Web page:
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In this article, we explore the key accounting principles to disclose information relating to an operating segment under IFRS 8. IFRS 8 Operating Segments defines an operating segment as a component of an entity:
- That engages in business activities from which it may earn revenues and incur expenses;
- Whose operating results are regularly reviewed by the entity’s chief operating decision-maker to make a decision about resources to be allocated to the segment and assess its performance; and
- For which discrete financial information is available.
The objective of the standard is to enable the users to evaluate the nature and financial effects of the business activities in which an entity engages and the economic environment in which it operates.
Let us now explore how entities should disclose information relating to their operating segments.
#1: Which entities need to disclose information on operating segments?
Not all entities applying the IFRS framework need to apply this standard. IFRS 8 clarifies that entities with the following conditions apply the standard:
- Whose debt or equity instruments are traded in a public market; or
- An entity that files or is in the process of filing, its financial statements with a securities commission or other regulatory organisation for the purpose of issuing any class of instruments in a public market.
Entities not meeting the criteria above do not need to disclose information on operating segments. However, if an entity wishes to disclose, it should not describe such information as segment information unless it complies with the requirements of IFRS 8.
The disclosure of information on the operating segment applies to:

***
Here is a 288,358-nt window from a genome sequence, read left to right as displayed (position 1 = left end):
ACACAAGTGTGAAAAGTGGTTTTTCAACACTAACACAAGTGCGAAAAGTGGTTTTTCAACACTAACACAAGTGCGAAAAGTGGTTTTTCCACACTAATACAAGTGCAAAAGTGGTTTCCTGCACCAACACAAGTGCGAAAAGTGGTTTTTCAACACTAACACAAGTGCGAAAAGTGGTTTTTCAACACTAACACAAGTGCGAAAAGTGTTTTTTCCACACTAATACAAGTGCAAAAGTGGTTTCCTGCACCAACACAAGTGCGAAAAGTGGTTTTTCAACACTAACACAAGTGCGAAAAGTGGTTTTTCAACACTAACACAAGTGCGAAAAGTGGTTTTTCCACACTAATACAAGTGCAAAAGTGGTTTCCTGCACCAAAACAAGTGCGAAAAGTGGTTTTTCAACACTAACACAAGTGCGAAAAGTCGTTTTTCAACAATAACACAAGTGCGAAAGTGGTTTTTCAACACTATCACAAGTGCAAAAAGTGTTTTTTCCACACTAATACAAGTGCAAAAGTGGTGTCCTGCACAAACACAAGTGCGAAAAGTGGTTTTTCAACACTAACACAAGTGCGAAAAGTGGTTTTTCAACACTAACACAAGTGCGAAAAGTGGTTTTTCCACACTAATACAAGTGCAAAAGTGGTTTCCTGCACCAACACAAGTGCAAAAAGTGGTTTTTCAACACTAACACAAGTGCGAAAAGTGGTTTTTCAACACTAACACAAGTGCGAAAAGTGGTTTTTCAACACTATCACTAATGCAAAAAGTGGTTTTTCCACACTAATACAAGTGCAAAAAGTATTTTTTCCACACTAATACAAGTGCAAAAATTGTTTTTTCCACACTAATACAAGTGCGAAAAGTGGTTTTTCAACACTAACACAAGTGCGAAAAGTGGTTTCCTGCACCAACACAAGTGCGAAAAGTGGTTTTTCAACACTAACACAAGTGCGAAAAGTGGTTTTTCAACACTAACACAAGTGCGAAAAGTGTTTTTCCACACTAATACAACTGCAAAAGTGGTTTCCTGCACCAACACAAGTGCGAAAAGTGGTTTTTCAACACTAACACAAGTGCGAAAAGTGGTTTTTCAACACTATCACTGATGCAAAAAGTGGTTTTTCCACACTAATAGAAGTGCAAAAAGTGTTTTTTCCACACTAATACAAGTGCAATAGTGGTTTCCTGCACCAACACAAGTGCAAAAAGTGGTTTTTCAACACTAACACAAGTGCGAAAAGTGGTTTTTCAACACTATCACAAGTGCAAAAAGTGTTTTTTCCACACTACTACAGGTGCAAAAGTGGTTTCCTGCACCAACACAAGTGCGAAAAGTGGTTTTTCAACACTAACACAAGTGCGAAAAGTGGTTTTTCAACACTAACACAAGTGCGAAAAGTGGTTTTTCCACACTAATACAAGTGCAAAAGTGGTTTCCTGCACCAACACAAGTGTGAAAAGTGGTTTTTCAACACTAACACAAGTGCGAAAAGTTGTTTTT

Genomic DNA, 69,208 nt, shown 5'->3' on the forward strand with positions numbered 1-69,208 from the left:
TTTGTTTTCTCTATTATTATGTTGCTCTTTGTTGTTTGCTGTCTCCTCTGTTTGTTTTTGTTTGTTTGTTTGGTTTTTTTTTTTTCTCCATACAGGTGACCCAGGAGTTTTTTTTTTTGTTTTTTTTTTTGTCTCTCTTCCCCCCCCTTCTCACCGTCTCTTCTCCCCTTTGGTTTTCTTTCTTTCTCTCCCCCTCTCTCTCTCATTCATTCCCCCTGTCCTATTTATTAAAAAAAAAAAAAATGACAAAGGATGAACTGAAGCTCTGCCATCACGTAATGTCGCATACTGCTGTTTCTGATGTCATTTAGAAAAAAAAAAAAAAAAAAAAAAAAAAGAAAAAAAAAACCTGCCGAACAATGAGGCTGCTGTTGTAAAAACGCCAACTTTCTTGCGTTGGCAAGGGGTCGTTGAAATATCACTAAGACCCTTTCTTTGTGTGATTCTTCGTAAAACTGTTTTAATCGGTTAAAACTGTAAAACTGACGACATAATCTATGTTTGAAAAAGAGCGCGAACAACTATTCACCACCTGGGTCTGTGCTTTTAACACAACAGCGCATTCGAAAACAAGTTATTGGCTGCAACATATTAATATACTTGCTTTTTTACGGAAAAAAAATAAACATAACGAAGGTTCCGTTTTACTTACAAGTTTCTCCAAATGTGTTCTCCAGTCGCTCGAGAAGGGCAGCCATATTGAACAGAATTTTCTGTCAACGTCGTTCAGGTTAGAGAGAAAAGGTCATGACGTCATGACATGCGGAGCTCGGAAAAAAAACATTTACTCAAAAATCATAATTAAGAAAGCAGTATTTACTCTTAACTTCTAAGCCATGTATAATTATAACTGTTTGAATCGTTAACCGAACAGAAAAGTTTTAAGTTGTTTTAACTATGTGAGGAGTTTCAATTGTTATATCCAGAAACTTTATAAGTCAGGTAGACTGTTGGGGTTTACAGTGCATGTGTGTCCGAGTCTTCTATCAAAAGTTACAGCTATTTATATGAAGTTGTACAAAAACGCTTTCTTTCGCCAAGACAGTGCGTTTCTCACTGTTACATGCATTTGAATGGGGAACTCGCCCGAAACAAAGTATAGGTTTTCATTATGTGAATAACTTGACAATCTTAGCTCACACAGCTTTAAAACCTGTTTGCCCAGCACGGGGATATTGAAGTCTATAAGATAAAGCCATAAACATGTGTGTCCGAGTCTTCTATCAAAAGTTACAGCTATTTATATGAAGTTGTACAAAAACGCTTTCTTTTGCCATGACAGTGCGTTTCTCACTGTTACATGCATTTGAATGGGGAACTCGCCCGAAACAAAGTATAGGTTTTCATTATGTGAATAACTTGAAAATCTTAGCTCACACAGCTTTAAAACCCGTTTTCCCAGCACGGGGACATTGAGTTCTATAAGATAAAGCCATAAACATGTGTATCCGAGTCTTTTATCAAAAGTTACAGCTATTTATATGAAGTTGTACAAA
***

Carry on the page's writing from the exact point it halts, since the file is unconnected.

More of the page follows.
- the separate or individual financial statements of an entity; or
- the consolidated financial statements of a group with a parent meeting the conditions above.
#2: Who is the chief operating decision-maker?
From the definition of an operating segment, one of the criteria is the operating segments’ results are regularly reviewed by the chief operating decision-maker. Who is the chief operating decision-maker?
The term ‘chief operating decision-maker’ refers to a function in the entity. Note that it is not necessarily a manager with a specific title. It refers to a function that is responsible to allocate resources to and assess the performance of the operating segments. Accordingly, it is possible for a group of executive directors or others to be the chief operating decision-maker.
#3: Can we aggregate two or more segments?
IFRS 8 allows an entity to aggregate two or more operating segments into a single operating segment. This is only if the segments have similar economic characteristics, and are similar in each of the followings:
- The nature of the products and services
- The nature of the production processes
- The type or class of customers for their products and services
- The method used to distribute their products or provide their services; and
- The nature of the regulatory environment.
The aggregation is, however, subject to the quantitative thresholds.
#4: What is the quantitative threshold?
A quantitative threshold stipulates the limit in which an entity needs to report an operating segment separately from other segments. The threshold sets by IFRS 8 is 10% or more.
An entity needs to report an operating segment separately if it meets any of the following thresholds:
- Its reported revenue, including both sales to external customers and intersegment sales or transfers, is 10% or more of the combined revenue, internal and external, of all the operating segments.
- The absolute amount of its reported profit or loss is 10% or more of the greater, in absolute amount, of: